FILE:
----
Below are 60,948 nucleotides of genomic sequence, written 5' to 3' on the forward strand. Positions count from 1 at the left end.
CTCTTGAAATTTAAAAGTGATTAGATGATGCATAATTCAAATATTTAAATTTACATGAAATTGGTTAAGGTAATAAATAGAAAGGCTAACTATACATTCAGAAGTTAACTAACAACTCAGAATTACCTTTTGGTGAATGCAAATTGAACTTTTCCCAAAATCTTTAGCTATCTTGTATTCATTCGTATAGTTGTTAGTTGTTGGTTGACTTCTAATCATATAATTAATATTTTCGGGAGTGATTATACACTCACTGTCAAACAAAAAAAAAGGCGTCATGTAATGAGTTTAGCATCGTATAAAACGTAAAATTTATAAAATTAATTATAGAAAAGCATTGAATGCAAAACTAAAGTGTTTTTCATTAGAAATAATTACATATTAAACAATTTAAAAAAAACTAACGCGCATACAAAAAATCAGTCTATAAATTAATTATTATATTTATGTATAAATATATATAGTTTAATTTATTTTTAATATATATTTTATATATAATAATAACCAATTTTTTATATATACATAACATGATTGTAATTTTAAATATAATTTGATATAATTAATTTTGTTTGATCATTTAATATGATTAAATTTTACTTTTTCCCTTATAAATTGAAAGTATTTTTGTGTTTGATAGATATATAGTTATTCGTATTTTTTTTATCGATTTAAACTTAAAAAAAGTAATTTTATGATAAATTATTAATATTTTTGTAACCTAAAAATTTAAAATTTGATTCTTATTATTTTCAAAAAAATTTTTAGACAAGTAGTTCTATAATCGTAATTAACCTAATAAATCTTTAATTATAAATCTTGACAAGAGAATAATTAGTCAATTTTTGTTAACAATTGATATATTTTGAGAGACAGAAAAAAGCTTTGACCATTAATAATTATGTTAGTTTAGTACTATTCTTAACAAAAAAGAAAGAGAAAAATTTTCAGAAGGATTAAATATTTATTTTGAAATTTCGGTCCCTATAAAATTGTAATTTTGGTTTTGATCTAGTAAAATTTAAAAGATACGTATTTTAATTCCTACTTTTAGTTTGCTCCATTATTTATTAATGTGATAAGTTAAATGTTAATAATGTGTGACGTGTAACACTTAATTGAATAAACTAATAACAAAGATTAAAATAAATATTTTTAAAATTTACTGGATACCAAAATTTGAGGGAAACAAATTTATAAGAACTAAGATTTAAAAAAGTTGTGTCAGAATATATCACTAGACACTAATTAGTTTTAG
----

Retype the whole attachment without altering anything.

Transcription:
Below are 60,948 nucleotides of genomic sequence, written 5' to 3' on the forward strand. Positions count from 1 at the left end.
CTCTTGAAATTTAAAAGTGATTAGATGATGCATAATTCAAATATTTAAATTTACATGAAATTGGTTAAGGTAATAAATAGAAAGGCTAACTATACATTCAGAAGTTAACTAACAACTCAGAATTACCTTTTGGTGAATGCAAATTGAACTTTTCCCAAAATCTTTAGCTATCTTGTATTCATTCGTATAGTTGTTAGTTGTTGGTTGACTTCTAATCATATAATTAATATTTTCGGGAGTGATTATACACTCACTGTCAAACAAAAAAAAAGGCGTCATGTAATGAGTTTAGCATCGTATAAAACGTAAAATTTATAAAATTAATTATAGAAAAGCATTGAATGCAAAACTAAAGTGTTTTTCATTAGAAATAATTACATATTAAACAATTTAAAAAAAACTAACGCGCATACAAAAAATCAGTCTATAAATTAATTATTATATTTATGTATAAATATATATAGTTTAATTTATTTTTAATATATATTTTATATATAATAATAACCAATTTTTTATATATACATAACATGATTGTAATTTTAAATATAATTTGATATAATTAATTTTGTTTGATCATTTAATATGATTAAATTTTACTTTTTCCCTTATAAATTGAAAGTATTTTTGTGTTTGATAGATATATAGTTATTCGTATTTTTTTTATCGATTTAAACTTAAAAAAAGTAATTTTATGATAAATTATTAATATTTTTGTAACCTAAAAATTTAAAATTTGATTCTTATTATTTTCAAAAAAATTTTTAGACAAGTAGTTCTATAATCGTAATTAACCTAATAAATCTTTAATTATAAATCTTGACAAGAGAATAATTAGTCAATTTTTGTTAACAATTGATATATTTTGAGAGACAGAAAAAAGCTTTGACCATTAATAATTATGTTAGTTTAGTACTATTCTTAACAAAAAAGAAAGAGAAAAATTTTCAGAAGGATTAAATATTTATTTTGAAATTTCGGTCCCTATAAAATTGTAATTTTGGTTTTGATCTAGTAAAATTTAAAAGATACGTATTTTAATTCCTACTTTTAGTTTGCTCCATTATTTATTAATGTGATAAGTTAAATGTTAATAATGTGTGACGTGTAACACTTAATTGAATAAACTAATAACAAAGATTAAAATAAATATTTTTAAAATTTACTGGATACCAAAATTTGAGGGAAACAAATTTATAAGAACTAAGATTTAAAAAAGTTGTGTCAGAATATATCACTAGACACTAATTAGTTTTAG